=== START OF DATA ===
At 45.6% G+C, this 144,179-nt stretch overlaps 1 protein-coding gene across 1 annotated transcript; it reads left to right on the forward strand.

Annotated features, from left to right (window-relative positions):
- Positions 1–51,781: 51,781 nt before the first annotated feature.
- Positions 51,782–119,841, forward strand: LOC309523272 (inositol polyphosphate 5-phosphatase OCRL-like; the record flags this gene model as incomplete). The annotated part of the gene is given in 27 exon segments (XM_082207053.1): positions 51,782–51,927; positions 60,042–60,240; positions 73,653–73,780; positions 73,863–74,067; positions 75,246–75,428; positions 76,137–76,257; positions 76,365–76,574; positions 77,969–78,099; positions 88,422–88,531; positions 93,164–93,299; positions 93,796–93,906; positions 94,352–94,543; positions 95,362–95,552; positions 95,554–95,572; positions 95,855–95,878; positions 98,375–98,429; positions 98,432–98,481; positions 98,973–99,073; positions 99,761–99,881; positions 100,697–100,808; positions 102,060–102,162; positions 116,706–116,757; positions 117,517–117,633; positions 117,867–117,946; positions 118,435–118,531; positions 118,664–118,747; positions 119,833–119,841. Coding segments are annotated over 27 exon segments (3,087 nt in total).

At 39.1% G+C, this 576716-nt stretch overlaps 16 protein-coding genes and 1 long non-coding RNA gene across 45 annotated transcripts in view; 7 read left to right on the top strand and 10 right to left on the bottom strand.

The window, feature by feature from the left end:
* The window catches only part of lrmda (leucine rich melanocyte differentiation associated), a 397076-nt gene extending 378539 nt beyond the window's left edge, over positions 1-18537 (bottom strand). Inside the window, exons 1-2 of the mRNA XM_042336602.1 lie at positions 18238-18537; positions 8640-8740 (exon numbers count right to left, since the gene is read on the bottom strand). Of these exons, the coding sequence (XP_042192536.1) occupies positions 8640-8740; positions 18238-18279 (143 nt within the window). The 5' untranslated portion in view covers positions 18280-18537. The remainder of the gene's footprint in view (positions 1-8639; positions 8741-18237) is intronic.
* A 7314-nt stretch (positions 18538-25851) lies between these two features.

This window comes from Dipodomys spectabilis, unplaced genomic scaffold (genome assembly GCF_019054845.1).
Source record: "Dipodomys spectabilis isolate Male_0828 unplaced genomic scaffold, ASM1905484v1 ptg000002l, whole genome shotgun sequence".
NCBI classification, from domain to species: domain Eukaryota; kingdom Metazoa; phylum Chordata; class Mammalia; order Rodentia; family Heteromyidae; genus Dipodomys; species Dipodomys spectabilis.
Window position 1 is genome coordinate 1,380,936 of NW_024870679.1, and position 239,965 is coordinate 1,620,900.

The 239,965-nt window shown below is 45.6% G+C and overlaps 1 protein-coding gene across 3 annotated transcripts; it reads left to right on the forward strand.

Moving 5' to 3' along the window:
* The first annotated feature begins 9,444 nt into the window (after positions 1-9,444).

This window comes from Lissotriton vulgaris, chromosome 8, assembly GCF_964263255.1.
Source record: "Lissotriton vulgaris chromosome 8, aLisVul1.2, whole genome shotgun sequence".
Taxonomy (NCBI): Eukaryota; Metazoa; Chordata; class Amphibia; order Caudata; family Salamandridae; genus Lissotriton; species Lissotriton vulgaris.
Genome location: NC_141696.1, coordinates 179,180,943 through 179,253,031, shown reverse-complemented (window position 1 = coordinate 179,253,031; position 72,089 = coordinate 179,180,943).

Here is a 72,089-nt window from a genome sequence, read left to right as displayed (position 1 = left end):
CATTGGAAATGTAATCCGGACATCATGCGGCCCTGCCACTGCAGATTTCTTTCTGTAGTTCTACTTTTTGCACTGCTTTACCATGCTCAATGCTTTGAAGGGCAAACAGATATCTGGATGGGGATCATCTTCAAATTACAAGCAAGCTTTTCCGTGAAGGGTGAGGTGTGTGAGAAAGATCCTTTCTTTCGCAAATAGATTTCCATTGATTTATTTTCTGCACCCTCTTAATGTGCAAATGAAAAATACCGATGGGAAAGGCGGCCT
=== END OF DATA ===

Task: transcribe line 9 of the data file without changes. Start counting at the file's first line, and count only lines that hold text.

This window comes from Dipodomys spectabilis, unplaced genomic scaffold (genome assembly GCF_019054845.1).